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Discussion Starter #8
I talked to one of my buddies that works at a Dodge dealership and he said that even though I'm only going from the old .225" ID to the current .343" ID it's a big amount. (I did the math and it is actually a 52% increase in ID!) Anyway, he said it needs that restriction to up the pressure at idle. (Plus, looking at it, that inner sleeve is not smooth like the inside of the hose, so it causes even more restriction.)

So... I was able to pull out that inner sleeve from the old hose and I'm now taking apart my new hose to slide it in. I tried it on a spare piece and it actually slides right in like it was made for it! Something going my way for a change??

I'll give an update when I'm done...


<font size=-1>[ This Message was edited by: 89Trooper on 1/19/06 12:09am ]</font>
 

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thats what I was thinking the new hose was to big inside. that would give you a drop in prusher.
tim
 

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Discussion Starter #10
I started it up and not that much difference. I really thought that was the problem. It is better, but not like it was with the old hose.

So, now the new hose is the same length and has the same ID as the old hose. I even inspected the end of the old hose to see if there was an even greater restriction, but there wasn't... just that sleeve all the way through.

Guess I could get a smaller PS pulley if there is one available.
 

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Guess I could get a smaller PS pulley if there is one available.
That's an idea! Get a smaller diameter pulley to increase it's rpms at lower engine speeds. But, on second though, you might have too much pressure at higher rpms then.
Hmmm....I don't know...drive it awhile and see if it improves after a few miles of driving(intown).
Either that or maybe you PS pump took a dump sometime during this mod of yours....
 

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Discussion Starter #13
82GT - It's an Auto Zone life time warranty PS pump. Never gave me any trouble before, but it's worth a shot... I'll just take it off and trade it for a new one. (After awhile, that is.)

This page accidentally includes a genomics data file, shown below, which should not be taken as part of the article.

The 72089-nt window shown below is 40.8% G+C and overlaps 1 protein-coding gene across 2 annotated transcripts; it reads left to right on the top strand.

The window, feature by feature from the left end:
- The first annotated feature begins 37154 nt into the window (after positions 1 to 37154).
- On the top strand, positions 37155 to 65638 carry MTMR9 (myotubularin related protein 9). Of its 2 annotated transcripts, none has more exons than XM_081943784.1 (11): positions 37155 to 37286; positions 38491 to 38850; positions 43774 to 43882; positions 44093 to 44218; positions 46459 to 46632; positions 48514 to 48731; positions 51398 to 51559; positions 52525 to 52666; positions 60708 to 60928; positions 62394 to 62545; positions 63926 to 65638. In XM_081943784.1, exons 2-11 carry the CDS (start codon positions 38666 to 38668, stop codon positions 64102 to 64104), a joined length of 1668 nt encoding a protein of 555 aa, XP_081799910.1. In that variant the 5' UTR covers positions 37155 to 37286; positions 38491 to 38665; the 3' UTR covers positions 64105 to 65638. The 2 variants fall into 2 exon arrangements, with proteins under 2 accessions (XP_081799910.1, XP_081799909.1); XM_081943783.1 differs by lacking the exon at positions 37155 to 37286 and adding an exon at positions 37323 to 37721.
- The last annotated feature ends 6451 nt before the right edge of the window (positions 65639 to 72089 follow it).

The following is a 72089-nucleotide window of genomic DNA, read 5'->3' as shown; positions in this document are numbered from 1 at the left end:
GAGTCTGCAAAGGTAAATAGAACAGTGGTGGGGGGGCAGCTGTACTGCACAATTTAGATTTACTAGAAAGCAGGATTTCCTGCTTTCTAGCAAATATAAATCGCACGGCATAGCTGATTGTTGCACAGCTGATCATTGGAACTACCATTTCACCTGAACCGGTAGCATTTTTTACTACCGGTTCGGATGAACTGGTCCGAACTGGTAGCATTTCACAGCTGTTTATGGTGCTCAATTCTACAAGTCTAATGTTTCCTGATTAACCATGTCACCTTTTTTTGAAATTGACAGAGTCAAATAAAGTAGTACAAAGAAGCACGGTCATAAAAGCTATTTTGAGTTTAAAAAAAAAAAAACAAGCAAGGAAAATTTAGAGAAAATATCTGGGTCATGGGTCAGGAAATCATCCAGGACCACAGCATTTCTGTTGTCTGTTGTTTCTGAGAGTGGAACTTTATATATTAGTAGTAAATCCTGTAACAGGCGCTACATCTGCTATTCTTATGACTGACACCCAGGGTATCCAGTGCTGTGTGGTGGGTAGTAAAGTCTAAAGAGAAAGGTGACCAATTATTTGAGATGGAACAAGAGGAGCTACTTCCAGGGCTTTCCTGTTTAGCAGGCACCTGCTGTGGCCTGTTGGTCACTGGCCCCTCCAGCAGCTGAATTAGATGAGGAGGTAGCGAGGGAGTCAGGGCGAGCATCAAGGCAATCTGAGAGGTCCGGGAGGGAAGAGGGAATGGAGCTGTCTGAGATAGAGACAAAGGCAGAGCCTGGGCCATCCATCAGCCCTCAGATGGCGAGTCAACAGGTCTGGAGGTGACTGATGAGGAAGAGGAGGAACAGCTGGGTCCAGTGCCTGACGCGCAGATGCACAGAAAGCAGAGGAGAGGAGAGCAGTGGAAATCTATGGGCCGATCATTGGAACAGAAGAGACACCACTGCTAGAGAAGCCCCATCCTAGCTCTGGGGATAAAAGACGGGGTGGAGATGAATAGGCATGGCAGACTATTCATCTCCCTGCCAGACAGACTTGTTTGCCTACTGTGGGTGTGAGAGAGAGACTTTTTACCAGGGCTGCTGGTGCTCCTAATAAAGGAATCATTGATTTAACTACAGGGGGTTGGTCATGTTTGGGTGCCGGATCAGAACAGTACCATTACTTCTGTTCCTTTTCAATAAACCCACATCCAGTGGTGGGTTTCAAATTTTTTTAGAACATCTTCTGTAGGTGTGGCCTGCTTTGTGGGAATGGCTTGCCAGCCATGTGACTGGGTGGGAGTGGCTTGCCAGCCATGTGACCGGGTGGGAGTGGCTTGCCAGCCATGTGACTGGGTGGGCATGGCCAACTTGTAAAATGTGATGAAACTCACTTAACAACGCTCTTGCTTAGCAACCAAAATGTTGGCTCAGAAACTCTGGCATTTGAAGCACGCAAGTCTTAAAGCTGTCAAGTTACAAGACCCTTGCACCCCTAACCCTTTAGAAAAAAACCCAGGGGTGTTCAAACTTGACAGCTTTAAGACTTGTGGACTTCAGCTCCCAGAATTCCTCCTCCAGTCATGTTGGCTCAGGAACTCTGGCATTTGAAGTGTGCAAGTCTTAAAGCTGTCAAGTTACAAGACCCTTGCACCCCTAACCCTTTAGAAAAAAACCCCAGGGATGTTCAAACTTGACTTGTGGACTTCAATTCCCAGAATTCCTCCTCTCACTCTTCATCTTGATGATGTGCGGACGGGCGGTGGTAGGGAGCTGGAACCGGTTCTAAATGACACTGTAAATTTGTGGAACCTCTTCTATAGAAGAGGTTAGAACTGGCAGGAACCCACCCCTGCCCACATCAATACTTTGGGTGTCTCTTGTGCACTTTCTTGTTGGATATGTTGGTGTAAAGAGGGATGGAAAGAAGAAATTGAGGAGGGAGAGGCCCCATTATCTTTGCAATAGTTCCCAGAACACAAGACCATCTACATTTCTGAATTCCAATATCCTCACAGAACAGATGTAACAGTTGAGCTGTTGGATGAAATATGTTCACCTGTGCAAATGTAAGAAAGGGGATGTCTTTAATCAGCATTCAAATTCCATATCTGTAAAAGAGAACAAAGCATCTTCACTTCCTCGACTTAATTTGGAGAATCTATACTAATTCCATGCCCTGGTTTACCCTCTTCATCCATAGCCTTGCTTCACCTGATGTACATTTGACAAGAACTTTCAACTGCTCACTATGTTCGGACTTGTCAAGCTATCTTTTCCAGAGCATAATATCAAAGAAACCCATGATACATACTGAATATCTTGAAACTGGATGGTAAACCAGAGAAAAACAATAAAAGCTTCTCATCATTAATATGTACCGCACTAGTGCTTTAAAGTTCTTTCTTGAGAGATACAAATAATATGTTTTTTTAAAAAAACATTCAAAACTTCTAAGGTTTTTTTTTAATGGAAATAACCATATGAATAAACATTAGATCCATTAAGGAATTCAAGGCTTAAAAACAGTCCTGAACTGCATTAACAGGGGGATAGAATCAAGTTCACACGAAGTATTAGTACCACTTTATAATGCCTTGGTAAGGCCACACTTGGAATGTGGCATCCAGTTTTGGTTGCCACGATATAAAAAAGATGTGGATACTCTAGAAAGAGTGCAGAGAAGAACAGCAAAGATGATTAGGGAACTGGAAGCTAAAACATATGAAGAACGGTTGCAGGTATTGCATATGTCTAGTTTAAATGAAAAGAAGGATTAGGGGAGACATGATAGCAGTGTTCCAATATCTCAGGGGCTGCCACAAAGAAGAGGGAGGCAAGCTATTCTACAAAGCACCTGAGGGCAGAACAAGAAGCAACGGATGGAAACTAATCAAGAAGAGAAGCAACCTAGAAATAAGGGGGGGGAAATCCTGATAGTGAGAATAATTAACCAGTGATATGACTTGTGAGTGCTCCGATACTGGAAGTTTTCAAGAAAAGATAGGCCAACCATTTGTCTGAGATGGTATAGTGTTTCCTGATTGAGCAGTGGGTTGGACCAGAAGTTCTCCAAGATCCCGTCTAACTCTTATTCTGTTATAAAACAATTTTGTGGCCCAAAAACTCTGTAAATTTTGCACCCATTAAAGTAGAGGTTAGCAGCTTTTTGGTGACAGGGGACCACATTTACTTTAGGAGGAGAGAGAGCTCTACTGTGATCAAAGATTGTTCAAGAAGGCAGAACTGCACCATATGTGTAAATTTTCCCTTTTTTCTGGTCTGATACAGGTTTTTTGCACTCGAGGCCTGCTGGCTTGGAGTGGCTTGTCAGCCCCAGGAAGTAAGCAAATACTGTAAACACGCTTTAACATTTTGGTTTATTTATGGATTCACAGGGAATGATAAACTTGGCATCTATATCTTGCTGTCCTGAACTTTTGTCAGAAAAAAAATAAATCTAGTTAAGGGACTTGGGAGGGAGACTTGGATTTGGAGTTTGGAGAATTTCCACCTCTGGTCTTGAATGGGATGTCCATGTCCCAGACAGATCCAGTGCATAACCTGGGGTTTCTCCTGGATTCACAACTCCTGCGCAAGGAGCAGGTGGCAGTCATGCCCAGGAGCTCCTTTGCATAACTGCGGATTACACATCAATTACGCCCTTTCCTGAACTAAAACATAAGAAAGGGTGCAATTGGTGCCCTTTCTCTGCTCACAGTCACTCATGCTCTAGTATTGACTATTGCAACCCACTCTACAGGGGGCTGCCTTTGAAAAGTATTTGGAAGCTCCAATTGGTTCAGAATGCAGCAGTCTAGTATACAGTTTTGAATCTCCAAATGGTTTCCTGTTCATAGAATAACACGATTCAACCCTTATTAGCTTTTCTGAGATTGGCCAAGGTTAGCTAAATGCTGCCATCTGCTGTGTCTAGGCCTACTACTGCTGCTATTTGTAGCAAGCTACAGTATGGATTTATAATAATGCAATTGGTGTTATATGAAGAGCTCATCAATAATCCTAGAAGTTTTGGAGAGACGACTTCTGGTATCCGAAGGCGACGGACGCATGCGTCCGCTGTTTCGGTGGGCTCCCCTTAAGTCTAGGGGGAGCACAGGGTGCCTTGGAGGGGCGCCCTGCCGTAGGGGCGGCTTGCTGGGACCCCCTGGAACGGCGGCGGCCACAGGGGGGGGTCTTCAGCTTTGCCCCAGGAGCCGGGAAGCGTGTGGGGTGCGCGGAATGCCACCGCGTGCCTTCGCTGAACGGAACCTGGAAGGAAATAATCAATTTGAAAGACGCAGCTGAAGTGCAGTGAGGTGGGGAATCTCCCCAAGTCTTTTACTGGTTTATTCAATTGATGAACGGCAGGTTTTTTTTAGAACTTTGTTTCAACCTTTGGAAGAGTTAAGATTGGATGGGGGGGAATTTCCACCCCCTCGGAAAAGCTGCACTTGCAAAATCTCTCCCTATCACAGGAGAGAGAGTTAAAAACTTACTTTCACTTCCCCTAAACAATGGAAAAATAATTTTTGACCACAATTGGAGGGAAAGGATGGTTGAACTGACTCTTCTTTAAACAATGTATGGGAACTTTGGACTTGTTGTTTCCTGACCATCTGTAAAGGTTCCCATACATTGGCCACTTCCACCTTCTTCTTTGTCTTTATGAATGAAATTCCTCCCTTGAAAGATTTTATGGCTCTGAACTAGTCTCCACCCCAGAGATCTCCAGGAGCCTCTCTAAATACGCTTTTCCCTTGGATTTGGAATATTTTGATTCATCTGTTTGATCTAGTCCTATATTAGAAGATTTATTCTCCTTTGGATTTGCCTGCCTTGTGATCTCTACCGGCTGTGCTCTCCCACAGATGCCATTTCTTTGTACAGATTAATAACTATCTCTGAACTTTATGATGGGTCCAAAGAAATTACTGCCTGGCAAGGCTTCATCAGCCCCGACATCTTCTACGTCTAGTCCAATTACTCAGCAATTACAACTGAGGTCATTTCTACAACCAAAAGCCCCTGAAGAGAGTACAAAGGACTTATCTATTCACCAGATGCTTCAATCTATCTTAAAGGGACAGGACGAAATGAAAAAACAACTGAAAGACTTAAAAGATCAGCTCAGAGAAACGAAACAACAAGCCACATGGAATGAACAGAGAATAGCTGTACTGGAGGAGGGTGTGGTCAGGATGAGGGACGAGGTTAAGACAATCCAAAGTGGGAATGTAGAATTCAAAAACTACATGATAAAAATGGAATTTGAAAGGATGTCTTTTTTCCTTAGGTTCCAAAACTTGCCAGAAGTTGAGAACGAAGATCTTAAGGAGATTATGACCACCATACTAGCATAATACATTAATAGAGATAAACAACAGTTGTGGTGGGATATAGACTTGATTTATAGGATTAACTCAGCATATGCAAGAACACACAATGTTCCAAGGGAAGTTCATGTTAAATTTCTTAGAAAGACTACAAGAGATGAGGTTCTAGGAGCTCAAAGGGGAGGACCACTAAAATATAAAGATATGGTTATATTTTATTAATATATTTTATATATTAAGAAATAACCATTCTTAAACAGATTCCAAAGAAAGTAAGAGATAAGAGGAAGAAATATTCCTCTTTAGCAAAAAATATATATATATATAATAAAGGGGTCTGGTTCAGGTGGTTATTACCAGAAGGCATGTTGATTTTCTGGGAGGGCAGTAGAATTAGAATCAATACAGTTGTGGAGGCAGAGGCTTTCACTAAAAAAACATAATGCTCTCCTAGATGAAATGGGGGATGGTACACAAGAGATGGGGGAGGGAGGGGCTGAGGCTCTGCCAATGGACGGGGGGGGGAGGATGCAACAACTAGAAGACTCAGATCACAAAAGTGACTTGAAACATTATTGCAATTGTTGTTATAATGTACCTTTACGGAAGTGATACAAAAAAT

Motorhead - Old hose is destroyed! *L* It looked/worked fine, it was just that the one end was hose clamped over a crimped on ferrule. I just wanted to do it "right". Now I wish I left it alone!
 

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Discussion Starter #14
82GT - Also, it has underdriven pullies on it anyway, so the pump is already running slower than it should (but it was never a problem before). I might put the stock crank pulley back on... it's bigger so it will turn the accessories faster.
 

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Could you restrict the return line or place a fitting in line with a smaller drilled orifice. Its not supposed to but is the pressure line expanding reducing pressure? Not that it helps, but I have the opposite problem. I can take my steering wheel at an idle and just spin it and it will turn till it hits the stops, and that is with the old school ram assist setup! Its actually kind of scary at times so I am going to try and do what you did, but on purpose

Good luck
 

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Still sounds like air in the system.
Yes, mathematically it's an inverse square, so
going from the factory ID to your new ID is
a big jump, but not that big for a hydraulic
system. At better than 800 psi, the volume
difference shouldn't be enough between the
two hoses to cause an issue. What you have
should still operate pretty much as stock.
Overnight usually will allow all the air to
work its way out of the system. I've had
some systems only work the bubbles out
after 2-3 laps on the track. They can be
quite a pain!
 

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Discussion Starter #18
Was told it might be the pressure relief valve in the pump sticking open so it doesn't bring up the pressure at lower RPMs.